Once a novelty in the design and construction sector, environmentally responsible products and technologies are now engrained in its core. At the 21st-annual Greenbuild International Conference and Expo, which runs Oct. 22 to 24 in New Orleans, architects, designers, manufacturers, and other industry leaders will gather to discuss green-design strategies and review the latest sustainable architecture, as well as walk the tradeshow floor to view products from more than 800 exhibitors. From smart ceiling fans to concrete masonry units made of recycled content, these products and trends represent the cutting edge of sustainable design.
A micro-industry is burgeoning around the development of smart home products that learn occupants’ behavior and anticipate their needs to minimize energy consumption. Haiku, a residential ceiling fan from Lexington, Ky.–based Big Ass Solutions, is one example. Fitted with sensors to monitor motion, air temperature, and fan speed, the unit can now integrate with Nest Labs’ Learning Thermostat, helping homeowners better regulate room temperature. “The intent is that [when] you walk into the space, it feels exactly how you want it to feel, and it’s operating as efficiently as possible.” Alex Reed, the company’s director of consumer-product marketing, told ARCHITECT in August.
Recycled content and low-VOC materials aren’t unusual among products showcased at Greenbuild, but a growing focus on material-ingredient disclosure and transparency is putting the onus on manufacturers to verify their green claims. This year, expect to see more finishes and surfaces that employ sustainable materials—and tell you where they came from. Among them are CalStar Products’ masonry units, which use fly-ash—a byproduct of coal burning—as a cement substitute and whose manufacture uses 81% less energy than that of typical bricks. The company claims to be the first brick maker to complete an Environmental Product Declaration for its fabrication process and product. CalStar will also have new products on display this year, including this 2 1/4”–tall by 15 5/8”–long ambassador brick offered with a smooth (shown) or split face.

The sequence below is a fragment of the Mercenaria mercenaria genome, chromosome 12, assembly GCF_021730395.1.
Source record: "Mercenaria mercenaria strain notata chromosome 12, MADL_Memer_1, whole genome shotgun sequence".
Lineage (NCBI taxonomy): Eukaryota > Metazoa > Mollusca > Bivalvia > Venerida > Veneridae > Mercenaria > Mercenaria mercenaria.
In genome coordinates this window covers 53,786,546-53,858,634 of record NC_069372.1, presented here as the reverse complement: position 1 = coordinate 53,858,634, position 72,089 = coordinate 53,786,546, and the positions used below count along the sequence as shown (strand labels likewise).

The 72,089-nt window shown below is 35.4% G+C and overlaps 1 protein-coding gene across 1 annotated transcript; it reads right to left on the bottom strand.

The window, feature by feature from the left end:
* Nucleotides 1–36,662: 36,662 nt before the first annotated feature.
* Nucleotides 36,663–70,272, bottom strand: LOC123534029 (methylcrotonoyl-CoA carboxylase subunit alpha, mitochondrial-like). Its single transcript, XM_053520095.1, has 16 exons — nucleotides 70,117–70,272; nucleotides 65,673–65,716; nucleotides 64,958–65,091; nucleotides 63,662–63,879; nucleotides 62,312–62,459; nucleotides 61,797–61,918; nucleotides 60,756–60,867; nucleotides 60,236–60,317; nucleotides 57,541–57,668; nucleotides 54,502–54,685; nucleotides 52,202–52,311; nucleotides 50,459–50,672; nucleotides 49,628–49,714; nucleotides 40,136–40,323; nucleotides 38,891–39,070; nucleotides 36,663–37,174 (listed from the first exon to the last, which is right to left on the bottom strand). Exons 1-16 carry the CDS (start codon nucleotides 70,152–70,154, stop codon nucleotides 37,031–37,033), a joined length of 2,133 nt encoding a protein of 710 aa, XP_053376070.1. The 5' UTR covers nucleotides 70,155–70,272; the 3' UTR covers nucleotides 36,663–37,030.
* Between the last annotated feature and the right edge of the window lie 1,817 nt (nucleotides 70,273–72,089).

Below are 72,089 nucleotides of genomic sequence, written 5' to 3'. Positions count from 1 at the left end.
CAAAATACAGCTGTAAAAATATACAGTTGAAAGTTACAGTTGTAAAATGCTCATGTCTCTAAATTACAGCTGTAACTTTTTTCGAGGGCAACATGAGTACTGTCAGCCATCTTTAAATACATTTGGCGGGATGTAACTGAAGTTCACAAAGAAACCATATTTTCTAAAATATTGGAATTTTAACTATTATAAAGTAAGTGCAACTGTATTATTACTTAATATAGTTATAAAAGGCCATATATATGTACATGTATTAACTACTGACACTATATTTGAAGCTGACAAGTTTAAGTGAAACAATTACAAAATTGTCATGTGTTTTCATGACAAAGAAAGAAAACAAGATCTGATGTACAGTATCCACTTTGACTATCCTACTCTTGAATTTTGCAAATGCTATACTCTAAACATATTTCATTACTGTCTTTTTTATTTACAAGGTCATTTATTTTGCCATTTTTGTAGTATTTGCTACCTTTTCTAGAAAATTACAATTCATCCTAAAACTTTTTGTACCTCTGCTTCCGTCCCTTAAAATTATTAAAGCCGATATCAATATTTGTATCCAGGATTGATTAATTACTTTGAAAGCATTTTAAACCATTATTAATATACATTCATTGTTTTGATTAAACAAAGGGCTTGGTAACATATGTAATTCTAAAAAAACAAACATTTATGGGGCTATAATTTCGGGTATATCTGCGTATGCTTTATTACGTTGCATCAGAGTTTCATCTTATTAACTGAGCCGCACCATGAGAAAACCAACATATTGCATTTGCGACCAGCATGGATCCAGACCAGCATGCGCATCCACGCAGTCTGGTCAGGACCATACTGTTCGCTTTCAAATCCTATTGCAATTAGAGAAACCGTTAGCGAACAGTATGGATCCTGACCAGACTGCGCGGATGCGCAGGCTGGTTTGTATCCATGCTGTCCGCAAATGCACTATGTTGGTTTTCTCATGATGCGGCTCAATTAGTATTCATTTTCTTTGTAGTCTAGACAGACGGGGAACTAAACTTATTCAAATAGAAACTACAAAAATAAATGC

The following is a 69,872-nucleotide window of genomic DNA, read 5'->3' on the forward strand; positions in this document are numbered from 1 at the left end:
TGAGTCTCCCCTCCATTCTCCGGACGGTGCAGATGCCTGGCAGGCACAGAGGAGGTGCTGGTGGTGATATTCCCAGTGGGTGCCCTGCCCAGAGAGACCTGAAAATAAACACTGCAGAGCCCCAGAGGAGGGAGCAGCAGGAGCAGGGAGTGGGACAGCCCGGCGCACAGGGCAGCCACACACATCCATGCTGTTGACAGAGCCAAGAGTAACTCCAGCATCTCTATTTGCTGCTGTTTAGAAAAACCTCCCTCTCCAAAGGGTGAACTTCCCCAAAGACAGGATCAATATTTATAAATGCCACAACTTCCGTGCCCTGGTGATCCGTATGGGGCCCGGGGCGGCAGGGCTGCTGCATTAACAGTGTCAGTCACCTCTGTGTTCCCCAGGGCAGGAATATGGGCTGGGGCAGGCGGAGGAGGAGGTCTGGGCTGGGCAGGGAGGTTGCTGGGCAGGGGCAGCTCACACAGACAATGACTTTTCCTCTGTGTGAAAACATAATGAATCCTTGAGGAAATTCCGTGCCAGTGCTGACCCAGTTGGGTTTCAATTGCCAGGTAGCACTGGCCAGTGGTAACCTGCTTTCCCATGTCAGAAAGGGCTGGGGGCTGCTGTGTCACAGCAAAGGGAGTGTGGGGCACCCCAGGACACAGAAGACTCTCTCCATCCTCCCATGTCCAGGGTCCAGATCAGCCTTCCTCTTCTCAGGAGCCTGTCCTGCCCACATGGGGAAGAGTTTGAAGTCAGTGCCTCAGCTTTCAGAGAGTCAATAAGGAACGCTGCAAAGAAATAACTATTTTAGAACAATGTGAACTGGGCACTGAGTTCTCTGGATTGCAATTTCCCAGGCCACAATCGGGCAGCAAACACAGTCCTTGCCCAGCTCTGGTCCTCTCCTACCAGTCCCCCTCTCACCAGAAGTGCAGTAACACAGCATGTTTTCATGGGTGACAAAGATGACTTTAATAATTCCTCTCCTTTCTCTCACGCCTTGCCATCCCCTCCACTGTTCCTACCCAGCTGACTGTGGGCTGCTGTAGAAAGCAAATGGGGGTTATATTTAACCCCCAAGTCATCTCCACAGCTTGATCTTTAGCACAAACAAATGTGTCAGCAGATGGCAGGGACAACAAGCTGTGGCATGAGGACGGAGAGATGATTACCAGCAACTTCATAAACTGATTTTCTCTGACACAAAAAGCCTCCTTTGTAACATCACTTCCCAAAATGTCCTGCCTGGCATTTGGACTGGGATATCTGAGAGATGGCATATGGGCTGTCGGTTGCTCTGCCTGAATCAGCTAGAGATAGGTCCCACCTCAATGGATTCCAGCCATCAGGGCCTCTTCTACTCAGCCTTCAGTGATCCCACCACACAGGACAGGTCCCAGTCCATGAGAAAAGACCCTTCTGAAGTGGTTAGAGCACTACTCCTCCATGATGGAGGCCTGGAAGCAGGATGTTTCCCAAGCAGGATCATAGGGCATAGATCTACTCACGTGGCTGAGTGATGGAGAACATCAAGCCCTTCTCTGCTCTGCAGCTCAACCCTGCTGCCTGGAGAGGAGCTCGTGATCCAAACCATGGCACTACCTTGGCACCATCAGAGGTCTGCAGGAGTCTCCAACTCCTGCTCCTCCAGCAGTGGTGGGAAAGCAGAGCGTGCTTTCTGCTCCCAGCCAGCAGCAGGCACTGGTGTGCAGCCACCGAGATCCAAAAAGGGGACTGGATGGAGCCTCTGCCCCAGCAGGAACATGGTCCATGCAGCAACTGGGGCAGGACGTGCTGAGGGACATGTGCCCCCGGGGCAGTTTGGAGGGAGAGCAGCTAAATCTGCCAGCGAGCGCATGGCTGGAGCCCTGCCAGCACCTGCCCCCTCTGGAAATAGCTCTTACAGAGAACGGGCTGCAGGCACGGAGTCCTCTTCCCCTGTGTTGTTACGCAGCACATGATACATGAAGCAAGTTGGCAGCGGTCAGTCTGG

Growing awareness around the cost of energy consumption as well as the prevalence of increasingly stringent energy codes and standards are encouraging the development of high-performance envelope products that can better meet architects’ design requirements. Kingspan's Benchmark division will expand its engineered façade system with the addition of a ceramic granite cladding option (shown) on its Karrier Panel and will launch Kreate, an alternative to multi-component rainscreens, in the U.S. The latter, a single-component panelized aluminum façade system, can be specified in custom colors, sizes, and configurations. Its polyisocyanurate insulation core has no CFCs or HCFCs and offers thermal performance of approximately R-44 for a 174mm-thick panel that has a 150mm-thick core.